ELI Delivers ESL Instruction across the Miles
Posted: August 16, 2001 at 1:00 am, Last Updated: November 30, -0001 at 12:00 am
Research shows that the success rate of distance learning programs depends on keeping students interested and motivated through the use of good technology and a variety of presentation techniques. The English Language Institute (ELI) seems to have found the right mix in their initial distance learning offerings.
“English is the language of communication all over the world,” says ELI director Kathy Trump. “There is a growing need for ESL [English as a Second Language] instruction to be delivered to students abroad, as well as to international students and immigrants living in the United States.”
The institute’s most recent venture into the distance learning arena started this summer when six Saudi Arabians began preparation — before leaving their homeland — to become students in the College of Nursing and Health Science. The program is delivered through a CD-ROM that features audio and video segments and a virtual campus tour, and students communicate with their instructor through e-mail. In addition to reading and writing assignments and nursing-specific vocabulary, the course offers insight into culture and university life in the United States.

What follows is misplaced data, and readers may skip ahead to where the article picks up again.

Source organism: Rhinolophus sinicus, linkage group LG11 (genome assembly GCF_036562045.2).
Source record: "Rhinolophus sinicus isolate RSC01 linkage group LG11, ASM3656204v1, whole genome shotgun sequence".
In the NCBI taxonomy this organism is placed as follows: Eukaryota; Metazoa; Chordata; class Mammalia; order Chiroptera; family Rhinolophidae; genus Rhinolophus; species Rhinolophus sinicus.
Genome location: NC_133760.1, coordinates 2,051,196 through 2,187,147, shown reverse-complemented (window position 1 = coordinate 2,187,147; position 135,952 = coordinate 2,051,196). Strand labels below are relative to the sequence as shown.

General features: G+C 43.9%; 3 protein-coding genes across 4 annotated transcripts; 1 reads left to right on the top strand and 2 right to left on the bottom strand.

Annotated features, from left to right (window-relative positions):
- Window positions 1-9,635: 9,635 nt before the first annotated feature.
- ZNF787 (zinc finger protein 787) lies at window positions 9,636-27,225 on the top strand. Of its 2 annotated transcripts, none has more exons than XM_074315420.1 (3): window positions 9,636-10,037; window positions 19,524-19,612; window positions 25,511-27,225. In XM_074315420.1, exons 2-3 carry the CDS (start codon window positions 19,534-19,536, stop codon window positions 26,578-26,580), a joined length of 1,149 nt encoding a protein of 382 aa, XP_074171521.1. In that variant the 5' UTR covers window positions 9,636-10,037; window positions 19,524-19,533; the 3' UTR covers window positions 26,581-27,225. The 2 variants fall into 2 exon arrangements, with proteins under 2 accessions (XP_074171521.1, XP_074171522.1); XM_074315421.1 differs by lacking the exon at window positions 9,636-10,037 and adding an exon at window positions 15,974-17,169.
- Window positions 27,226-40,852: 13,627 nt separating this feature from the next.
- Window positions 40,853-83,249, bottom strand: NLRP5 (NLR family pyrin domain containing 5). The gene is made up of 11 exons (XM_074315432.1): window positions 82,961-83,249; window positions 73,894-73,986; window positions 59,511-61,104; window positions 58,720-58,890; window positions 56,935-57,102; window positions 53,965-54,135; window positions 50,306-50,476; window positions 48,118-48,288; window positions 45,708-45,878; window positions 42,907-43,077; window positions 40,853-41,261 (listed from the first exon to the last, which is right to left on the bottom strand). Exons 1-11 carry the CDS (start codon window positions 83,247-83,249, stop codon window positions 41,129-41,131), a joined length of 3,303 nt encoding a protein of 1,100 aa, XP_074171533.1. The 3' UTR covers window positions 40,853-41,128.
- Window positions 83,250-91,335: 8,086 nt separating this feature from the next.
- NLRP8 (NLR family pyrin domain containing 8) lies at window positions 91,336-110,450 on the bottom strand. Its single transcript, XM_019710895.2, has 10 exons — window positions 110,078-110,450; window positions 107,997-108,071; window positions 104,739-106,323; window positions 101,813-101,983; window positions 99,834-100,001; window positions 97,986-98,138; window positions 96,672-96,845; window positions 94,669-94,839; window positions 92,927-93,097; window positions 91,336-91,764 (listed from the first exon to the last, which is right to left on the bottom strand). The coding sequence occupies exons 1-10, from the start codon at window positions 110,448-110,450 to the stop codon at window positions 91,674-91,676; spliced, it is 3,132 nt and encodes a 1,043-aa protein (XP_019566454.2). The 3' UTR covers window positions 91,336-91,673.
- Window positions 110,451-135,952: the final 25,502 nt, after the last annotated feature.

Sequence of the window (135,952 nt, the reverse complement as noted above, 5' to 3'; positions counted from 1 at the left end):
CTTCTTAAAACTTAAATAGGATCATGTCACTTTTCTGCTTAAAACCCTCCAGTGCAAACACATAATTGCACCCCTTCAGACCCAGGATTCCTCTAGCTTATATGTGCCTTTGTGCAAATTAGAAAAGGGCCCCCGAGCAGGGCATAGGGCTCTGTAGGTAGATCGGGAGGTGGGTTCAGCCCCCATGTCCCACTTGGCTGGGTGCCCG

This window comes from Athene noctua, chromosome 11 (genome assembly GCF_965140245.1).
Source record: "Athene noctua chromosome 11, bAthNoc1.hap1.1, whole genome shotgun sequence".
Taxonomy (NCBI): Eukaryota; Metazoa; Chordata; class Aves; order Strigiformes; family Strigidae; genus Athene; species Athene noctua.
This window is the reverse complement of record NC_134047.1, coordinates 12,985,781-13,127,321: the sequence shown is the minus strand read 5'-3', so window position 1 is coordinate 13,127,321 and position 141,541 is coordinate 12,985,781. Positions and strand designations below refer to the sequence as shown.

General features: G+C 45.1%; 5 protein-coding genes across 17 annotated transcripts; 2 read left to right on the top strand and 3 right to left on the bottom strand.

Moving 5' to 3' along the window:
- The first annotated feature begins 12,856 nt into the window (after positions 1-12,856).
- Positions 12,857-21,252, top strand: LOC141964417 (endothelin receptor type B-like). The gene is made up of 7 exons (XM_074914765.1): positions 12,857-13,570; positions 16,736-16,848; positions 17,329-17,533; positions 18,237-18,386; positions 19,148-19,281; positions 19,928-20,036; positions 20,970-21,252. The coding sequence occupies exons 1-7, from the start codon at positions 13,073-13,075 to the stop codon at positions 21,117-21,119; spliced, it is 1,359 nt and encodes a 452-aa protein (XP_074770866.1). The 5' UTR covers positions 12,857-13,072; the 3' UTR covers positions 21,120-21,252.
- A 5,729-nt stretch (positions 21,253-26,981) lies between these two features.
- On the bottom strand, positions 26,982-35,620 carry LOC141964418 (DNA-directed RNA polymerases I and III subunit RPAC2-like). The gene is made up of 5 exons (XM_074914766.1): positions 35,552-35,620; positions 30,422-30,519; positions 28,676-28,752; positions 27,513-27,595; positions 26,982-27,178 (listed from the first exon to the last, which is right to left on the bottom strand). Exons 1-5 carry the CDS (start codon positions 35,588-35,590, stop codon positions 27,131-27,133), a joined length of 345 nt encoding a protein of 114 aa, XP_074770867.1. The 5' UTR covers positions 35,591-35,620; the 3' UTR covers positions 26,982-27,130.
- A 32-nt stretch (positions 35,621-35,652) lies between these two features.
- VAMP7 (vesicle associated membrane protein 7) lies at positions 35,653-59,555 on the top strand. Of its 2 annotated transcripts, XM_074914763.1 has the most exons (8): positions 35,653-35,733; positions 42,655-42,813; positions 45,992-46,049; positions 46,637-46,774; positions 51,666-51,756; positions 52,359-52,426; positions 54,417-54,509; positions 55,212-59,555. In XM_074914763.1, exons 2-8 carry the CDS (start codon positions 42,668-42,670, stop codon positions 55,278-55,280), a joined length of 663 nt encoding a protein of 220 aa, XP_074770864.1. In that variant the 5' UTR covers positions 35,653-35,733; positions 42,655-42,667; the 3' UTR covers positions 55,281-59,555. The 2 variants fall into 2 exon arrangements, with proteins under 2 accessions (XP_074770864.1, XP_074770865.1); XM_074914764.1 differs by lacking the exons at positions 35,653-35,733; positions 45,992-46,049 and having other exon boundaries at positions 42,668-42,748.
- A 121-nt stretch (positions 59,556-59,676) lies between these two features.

In 1999, ELI developed a distance learning course that targeted the specific learning needs of immigrants. The program, “Get Connected,” was aired by GMU-TV and offered to George Mason contract employees for whom English is a second language (see Mason Gazette, May 1999, “English Language Institute Offers Distance Learning”).